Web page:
I am going to be honest with you. I sat in the room in Marrakesh and looked around for evidence of the kind of resolve that the global community must have if we are to save ourselves. And I’m afraid that in far too many instances, it simply wasn’t there.

Yes, there is a growing realisation that something must be done and we must all thank those nations that have taken the first step by ratifying the Paris Agreement. But I don’t think there is sufficient appreciation yet of the scale of the threat the world faces.

It was suggested to me at one stage that Fiji needed to be more diplomatic when I formally accepted the presidency of COP-23. No! We are going to press as hard as we can for decisive global action. And Fiji, as the President of COP-23, intends to bring the global community together. And encourage the high carbon emitters and the low carbon emitters to find common ground. Because I passionately believe that only by working together cooperatively and educating the world about the facts of climate change, can we tackle the crisis that confronts us all.

It is also the time for some plain speaking. For Frank to be frank, which I am always keen to do. In our quest to bring everyone together for a truly global solution – which is in the best interests of all nations in the long run - we will at times have to speak very plainly and frankly.

We cannot be muzzled by diplomatic niceties. And as President of COP-23, I intend to tell it like it is. Because it is the only way for us all to move forward.

Excellencies, ladies and gentlemen. We simply must get more decisive action to curb carbon emissions. Because those emissions from the industrial nations are putting us all at risk. We must get the necessary finance in the form of grants to build our resilience to climate change. To future proof our nations and their economies. And to future proof future generations.

We also need the financial tools to strengthen our infrastructure. To build walls to keep the seas at bay. To put our power lines underground. To move our communities out of the path of the rising waters. We need to build our economic and social resilience.

Excellencies, ladies and gentlemen, it is critically important for every nation to join the fight for action on climate change. To support the program of carbon emission reductions and contribute to the international fund to help vulnerable nations with their climate adaptation.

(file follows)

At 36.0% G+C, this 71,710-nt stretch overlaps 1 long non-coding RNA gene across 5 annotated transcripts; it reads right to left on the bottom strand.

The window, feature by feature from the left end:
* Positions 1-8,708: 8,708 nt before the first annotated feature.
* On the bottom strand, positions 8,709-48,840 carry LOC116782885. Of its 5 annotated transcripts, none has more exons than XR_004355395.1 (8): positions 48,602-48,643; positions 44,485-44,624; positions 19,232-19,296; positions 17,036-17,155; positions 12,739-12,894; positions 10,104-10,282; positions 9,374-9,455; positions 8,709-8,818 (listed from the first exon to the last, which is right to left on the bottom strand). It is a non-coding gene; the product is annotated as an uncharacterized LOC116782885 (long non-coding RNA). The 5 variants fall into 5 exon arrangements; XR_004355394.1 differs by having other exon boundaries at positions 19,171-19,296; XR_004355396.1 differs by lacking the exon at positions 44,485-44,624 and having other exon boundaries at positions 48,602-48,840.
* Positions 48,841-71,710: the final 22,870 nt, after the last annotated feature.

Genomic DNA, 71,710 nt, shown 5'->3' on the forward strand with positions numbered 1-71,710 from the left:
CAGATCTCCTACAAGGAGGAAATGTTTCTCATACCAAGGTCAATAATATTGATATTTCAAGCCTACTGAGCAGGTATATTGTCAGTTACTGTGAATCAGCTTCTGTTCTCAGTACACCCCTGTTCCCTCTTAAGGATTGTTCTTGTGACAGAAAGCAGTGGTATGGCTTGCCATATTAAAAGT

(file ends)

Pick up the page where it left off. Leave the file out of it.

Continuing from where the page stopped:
We cannot have the second biggest carbon emitter in the world - the United States - unilaterally withdrawing from this effort. We must persuade the American President-elect, Donald Trump, to change his mind about pulling out of the Paris Agreement. Because if he does, then there is no hope for the world to comprehensively tackle this issue.

Without America, the battle against climate change is doomed. Without America, it is already lost. And as I said in Marrakesh, I appeal to Mr Trump to have a personal change of heart and a public change of policy on this issue.

As you know, I have asked President-Elect Trump to re-examine the evidence and to come to Fiji to meet Pacific leaders and see the impact of climate change for himself. I hope he takes me up on the offer. Because as the President of COP-23, I genuinely want to work with him on this issue in an atmosphere of friendly cooperation.

Excellencies, ladies and gentlemen, you are fully aware of the enormity of the task ahead. And we need your support. I want to appeal to the Heads of Mission in this room to talk to your capitals about assisting Fiji. We will also be making direct representations to your respective governments and the multilateral agencies.

I also appeal to the representatives of NGOs to work together with my Government to make the presidency of COP-23 a success. To make the outcomes practical, achievable and enduring for every global citizen.  We need to work together. All of us.

Excellencies, ladies and gentlemen, in the next few weeks, I will be announcing a number of appointments to the team that Fiji is building to carry out our duties at COP-23. Apart from the secretariat team in Bonn, we intend to have a dedicated secretariat here in Fiji.

We also need to spread the message far and wide. And to the journalists who are here today, please do everything you can in the coming months to inform the Fijian people of the crusade that we have embarked on and the progress that we make along the way.

Excellencies, ladies and gentlemen, Fiji stands taller in the world today than at any other time in our history. Never before has the global community entrusted us with two such grave responsibilities. And we are determined as a nation to be worthy of that trust.

We look to 2017 with confidence and pride as an opportunity to show the world what we can do. And to give voice to the concerns, the hopes and the aspirations of billions of people the world over.    

 

Vinaka vakalevu. Thank you.